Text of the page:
Helping small businesses reach for the stars

Buylines | Policies, strategies and trends to watch

A common business strategy in the federal market is to
start as a small business, taking advantage of the socioeconomic
policy that requires large businesses to subcontract
to small, disadvantaged businesses and
agencies to award 23 percent of their prime contracts to them. By
taking advantage of subcontracting and prime contracting opportunities,
start-ups get a toehold in both segments of the market
and build their qualifications and past performance in hopes of
selling to a large business as they approach the size-standard
thresholds for small business.

But small businesses too often feel
compelled to take work that pays the rent
because they don't have investment partners
to keep them alive while they focus
on developing business that fully uses
their technical skills, domain expertise
and passion. As a result, we've seen small
businesses grow by offering to do almost
anything for anyone.

This kind of generalist activity had
value before June 2007. Until then, the
contracts held by those small businesses
retained their small-business status even
after the companies were purchased by
large businesses. But all that has changed.
It is now more challenging to create a
small business that retains significant
value as it approaches the size-standard

It's interesting that the government's
move to require recertification was championed
by small businesses, which
believed large businesses were being
given unfair advantages by allowing companies
to retain their size status for the
life of the award regardless of the size of
the contractor. Now many of those same
small businesses are seeing decreased
company valuations because the small-business
contracts they once prized lose
that standing on acquisition by a large

To increase company valuations now,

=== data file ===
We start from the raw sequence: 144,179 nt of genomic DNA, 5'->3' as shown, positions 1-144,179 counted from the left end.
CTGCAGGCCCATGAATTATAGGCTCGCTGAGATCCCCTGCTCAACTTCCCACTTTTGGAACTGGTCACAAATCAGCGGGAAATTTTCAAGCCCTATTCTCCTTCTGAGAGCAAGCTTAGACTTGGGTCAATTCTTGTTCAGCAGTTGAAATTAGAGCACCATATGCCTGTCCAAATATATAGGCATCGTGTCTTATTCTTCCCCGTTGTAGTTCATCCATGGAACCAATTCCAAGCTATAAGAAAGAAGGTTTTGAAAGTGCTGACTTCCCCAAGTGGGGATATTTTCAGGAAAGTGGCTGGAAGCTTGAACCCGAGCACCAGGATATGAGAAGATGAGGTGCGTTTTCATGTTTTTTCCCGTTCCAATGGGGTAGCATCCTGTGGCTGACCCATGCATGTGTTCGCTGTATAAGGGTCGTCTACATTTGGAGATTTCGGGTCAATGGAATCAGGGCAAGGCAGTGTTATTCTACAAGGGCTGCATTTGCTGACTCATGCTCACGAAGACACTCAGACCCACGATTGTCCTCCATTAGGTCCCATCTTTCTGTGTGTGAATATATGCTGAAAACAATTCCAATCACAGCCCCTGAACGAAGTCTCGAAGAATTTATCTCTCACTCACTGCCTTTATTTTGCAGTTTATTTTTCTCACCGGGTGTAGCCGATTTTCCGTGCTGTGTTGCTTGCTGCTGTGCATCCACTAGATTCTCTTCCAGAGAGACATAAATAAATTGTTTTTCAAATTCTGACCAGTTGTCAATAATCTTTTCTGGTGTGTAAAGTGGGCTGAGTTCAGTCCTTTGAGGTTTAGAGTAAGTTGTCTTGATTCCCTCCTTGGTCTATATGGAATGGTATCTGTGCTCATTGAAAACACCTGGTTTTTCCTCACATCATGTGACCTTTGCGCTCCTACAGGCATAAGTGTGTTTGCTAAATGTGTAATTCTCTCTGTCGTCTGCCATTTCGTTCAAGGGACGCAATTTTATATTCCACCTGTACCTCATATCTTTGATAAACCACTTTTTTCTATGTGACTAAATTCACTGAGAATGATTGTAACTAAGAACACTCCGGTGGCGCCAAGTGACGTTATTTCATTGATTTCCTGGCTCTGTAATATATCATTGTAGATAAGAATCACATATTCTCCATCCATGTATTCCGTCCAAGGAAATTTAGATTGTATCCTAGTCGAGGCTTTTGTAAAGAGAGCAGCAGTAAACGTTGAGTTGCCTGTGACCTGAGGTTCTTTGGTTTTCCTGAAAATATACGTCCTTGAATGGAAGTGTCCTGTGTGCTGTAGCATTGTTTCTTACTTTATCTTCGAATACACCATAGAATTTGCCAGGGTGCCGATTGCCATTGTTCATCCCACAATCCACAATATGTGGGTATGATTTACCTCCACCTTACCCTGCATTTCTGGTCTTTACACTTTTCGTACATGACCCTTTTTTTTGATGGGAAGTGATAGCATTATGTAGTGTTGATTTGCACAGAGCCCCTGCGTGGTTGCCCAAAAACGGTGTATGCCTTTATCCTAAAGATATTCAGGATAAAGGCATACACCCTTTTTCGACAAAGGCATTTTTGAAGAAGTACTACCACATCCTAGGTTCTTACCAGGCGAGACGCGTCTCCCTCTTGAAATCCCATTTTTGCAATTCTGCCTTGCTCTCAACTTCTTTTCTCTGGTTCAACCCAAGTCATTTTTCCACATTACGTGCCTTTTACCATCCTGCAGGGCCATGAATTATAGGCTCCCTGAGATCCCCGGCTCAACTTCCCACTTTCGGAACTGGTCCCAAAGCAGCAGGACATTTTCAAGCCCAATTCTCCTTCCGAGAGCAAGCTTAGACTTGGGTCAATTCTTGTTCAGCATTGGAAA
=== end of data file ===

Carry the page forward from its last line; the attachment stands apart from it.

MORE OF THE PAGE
entrepreneurs need to build businesses
that have value above and beyond their
small-business contracts. An information
technology services company approaching
the $23 million gross receipts threshold
will want a book of business that precisely
reflects circumscribed practice areas.

At the highest level, there are two
dimensions in which small businesses
build this kind of value: One is technical
and professional capability, and the other
is customer domain knowledge.

Most small-business owners want to
build an organization with the depth of
capability and infrastructure to be a force
in their chosen discipline or market segment.
They know intuitively that being
a small-business generalist is not sustainable.

However, far too many of
them succumb to the short-term temptation
of using their small-business
designation as a way to grow. They fail
to recognize the pitfalls of agreeing to
work on anything that is less than the
highest and best use of their time and
resources. Such diversions carry an
opportunity cost that dilutes capability
and blurs branding.

Those rare individuals with technical
skills, domain expertise and
the passion to build a business
should seriously consider including
business partners ? for example, in
a mentor/protégé relationship.

Those partners can provide the business
infrastructure resources necessary
to build a business from Day
One that will generate the value
envisioned by government's socioeconomic
policies and ? in the long run ? provide
the desired return on investment for
the founder.

Steve Charles ( is
co-founder of immixGroup Inc., a consulting firm.

About the Author

Steve Charles is a co-founder of immixGroup, which helps technology companies do business with government. He is a frequent speaker and lecturer on technology and the federal procurement process. He can be reached at or connect with him on LinkedIn at

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